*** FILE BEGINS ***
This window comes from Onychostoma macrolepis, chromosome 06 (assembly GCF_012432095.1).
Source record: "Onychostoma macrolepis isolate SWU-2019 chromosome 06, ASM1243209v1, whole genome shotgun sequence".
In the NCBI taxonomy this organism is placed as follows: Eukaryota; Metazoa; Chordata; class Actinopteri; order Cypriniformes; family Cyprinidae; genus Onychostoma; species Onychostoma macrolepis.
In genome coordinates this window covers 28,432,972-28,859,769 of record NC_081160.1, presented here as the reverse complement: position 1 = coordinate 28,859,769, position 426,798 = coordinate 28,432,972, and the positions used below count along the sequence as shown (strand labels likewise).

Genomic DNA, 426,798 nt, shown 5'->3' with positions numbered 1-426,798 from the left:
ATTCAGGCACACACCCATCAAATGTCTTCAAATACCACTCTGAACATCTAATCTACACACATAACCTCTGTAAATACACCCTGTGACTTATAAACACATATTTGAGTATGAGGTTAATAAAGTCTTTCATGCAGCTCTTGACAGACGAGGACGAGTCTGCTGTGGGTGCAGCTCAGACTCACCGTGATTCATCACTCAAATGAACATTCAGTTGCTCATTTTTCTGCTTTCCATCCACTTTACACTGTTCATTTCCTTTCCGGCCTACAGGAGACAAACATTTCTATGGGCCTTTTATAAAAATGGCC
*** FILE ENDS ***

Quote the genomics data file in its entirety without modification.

This window comes from Onychostoma macrolepis, chromosome 06 (assembly GCF_012432095.1).
Source record: "Onychostoma macrolepis isolate SWU-2019 chromosome 06, ASM1243209v1, whole genome shotgun sequence".
In the NCBI taxonomy this organism is placed as follows: Eukaryota; Metazoa; Chordata; class Actinopteri; order Cypriniformes; family Cyprinidae; genus Onychostoma; species Onychostoma macrolepis.
In genome coordinates this window covers 28,432,972-28,859,769 of record NC_081160.1, presented here as the reverse complement: position 1 = coordinate 28,859,769, position 426,798 = coordinate 28,432,972, and the positions used below count along the sequence as shown (strand labels likewise).

Genomic DNA, 426,798 nt, shown 5'->3' with positions numbered 1-426,798 from the left:
ATTCAGGCACACACCCATCAAATGTCTTCAAATACCACTCTGAACATCTAATCTACACACATAACCTCTGTAAATACACCCTGTGACTTATAAACACATATTTGAGTATGAGGTTAATAAAGTCTTTCATGCAGCTCTTGACAGACGAGGACGAGTCTGCTGTGGGTGCAGCTCAGACTCACCGTGATTCATCACTCAAATGAACATTCAGTTGCTCATTTTTCTGCTTTCCATCCACTTTACACTGTTCATTTCCTTTCCGGCCTACAGGAGACAAACATTTCTATGGGCCTTTTATAAAAATGGCC